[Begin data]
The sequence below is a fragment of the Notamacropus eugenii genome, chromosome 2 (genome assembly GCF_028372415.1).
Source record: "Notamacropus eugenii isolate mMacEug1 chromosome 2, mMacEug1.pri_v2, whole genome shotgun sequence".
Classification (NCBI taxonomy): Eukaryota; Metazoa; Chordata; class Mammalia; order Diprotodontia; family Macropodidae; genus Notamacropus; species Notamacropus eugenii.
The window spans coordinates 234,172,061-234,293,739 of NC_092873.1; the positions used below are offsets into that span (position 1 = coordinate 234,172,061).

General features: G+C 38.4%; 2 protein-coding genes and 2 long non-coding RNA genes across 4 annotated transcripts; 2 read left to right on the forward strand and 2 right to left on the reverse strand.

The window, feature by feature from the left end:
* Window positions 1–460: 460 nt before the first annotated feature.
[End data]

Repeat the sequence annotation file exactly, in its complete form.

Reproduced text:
The sequence below is a fragment of the Notamacropus eugenii genome, chromosome 2 (genome assembly GCF_028372415.1).
Source record: "Notamacropus eugenii isolate mMacEug1 chromosome 2, mMacEug1.pri_v2, whole genome shotgun sequence".
Classification (NCBI taxonomy): Eukaryota; Metazoa; Chordata; class Mammalia; order Diprotodontia; family Macropodidae; genus Notamacropus; species Notamacropus eugenii.
The window spans coordinates 234,172,061-234,293,739 of NC_092873.1; the positions used below are offsets into that span (position 1 = coordinate 234,172,061).

General features: G+C 38.4%; 2 protein-coding genes and 2 long non-coding RNA genes across 4 annotated transcripts; 2 read left to right on the forward strand and 2 right to left on the reverse strand.

The window, feature by feature from the left end:
* Window positions 1–460: 460 nt before the first annotated feature.